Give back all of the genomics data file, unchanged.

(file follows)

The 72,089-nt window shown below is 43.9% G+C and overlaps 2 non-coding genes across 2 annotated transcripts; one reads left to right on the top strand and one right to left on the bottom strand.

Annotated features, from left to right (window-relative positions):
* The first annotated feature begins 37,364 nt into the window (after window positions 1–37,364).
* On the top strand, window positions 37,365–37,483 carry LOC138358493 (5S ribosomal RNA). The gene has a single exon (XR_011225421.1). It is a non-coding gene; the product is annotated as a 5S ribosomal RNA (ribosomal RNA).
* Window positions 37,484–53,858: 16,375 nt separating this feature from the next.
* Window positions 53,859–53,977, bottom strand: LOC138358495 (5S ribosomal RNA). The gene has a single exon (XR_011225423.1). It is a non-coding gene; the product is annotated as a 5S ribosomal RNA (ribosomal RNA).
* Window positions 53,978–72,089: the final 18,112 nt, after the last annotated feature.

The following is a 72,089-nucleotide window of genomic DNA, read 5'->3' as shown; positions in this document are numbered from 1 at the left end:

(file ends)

The 72,089-nt window shown below is 43.9% G+C and overlaps 2 non-coding genes across 2 annotated transcripts; one reads left to right on the top strand and one right to left on the bottom strand.

Annotated features, from left to right (window-relative positions):
* The first annotated feature begins 37,364 nt into the window (after window positions 1–37,364).
* On the top strand, window positions 37,365–37,483 carry LOC138358493 (5S ribosomal RNA). The gene has a single exon (XR_011225421.1). It is a non-coding gene; the product is annotated as a 5S ribosomal RNA (ribosomal RNA).
* Window positions 37,484–53,858: 16,375 nt separating this feature from the next.
* Window positions 53,859–53,977, bottom strand: LOC138358495 (5S ribosomal RNA). The gene has a single exon (XR_011225423.1). It is a non-coding gene; the product is annotated as a 5S ribosomal RNA (ribosomal RNA).
* Window positions 53,978–72,089: the final 18,112 nt, after the last annotated feature.

The following is a 72,089-nucleotide window of genomic DNA, read 5'->3' as shown; positions in this document are numbered from 1 at the left end: